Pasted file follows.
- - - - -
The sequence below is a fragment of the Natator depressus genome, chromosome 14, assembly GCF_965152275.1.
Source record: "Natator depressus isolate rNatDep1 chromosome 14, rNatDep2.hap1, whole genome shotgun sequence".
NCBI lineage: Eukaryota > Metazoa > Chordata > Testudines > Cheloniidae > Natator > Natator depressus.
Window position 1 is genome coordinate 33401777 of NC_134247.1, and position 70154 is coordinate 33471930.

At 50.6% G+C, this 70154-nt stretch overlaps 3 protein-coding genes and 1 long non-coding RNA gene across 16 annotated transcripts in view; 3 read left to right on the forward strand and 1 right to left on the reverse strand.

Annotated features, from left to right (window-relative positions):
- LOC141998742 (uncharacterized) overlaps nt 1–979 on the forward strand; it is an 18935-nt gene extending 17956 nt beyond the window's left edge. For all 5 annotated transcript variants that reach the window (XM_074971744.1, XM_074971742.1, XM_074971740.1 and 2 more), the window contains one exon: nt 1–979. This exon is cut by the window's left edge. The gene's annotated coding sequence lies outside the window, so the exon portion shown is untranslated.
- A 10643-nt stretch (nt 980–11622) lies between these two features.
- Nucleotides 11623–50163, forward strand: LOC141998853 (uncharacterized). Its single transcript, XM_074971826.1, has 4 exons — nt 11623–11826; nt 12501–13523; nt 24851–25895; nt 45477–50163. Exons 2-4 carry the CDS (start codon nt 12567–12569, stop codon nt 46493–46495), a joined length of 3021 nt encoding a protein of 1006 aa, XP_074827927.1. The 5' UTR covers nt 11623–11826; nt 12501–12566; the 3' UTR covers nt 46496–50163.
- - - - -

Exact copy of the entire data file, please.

The sequence below is a fragment of the Natator depressus genome, chromosome 14, assembly GCF_965152275.1.
Source record: "Natator depressus isolate rNatDep1 chromosome 14, rNatDep2.hap1, whole genome shotgun sequence".
NCBI lineage: Eukaryota > Metazoa > Chordata > Testudines > Cheloniidae > Natator > Natator depressus.
Window position 1 is genome coordinate 33401777 of NC_134247.1, and position 70154 is coordinate 33471930.

At 50.6% G+C, this 70154-nt stretch overlaps 3 protein-coding genes and 1 long non-coding RNA gene across 16 annotated transcripts in view; 3 read left to right on the forward strand and 1 right to left on the reverse strand.

Annotated features, from left to right (window-relative positions):
- LOC141998742 (uncharacterized) overlaps nt 1–979 on the forward strand; it is an 18935-nt gene extending 17956 nt beyond the window's left edge. For all 5 annotated transcript variants that reach the window (XM_074971744.1, XM_074971742.1, XM_074971740.1 and 2 more), the window contains one exon: nt 1–979. This exon is cut by the window's left edge. The gene's annotated coding sequence lies outside the window, so the exon portion shown is untranslated.
- A 10643-nt stretch (nt 980–11622) lies between these two features.
- Nucleotides 11623–50163, forward strand: LOC141998853 (uncharacterized). Its single transcript, XM_074971826.1, has 4 exons — nt 11623–11826; nt 12501–13523; nt 24851–25895; nt 45477–50163. Exons 2-4 carry the CDS (start codon nt 12567–12569, stop codon nt 46493–46495), a joined length of 3021 nt encoding a protein of 1006 aa, XP_074827927.1. The 5' UTR covers nt 11623–11826; nt 12501–12566; the 3' UTR covers nt 46496–50163.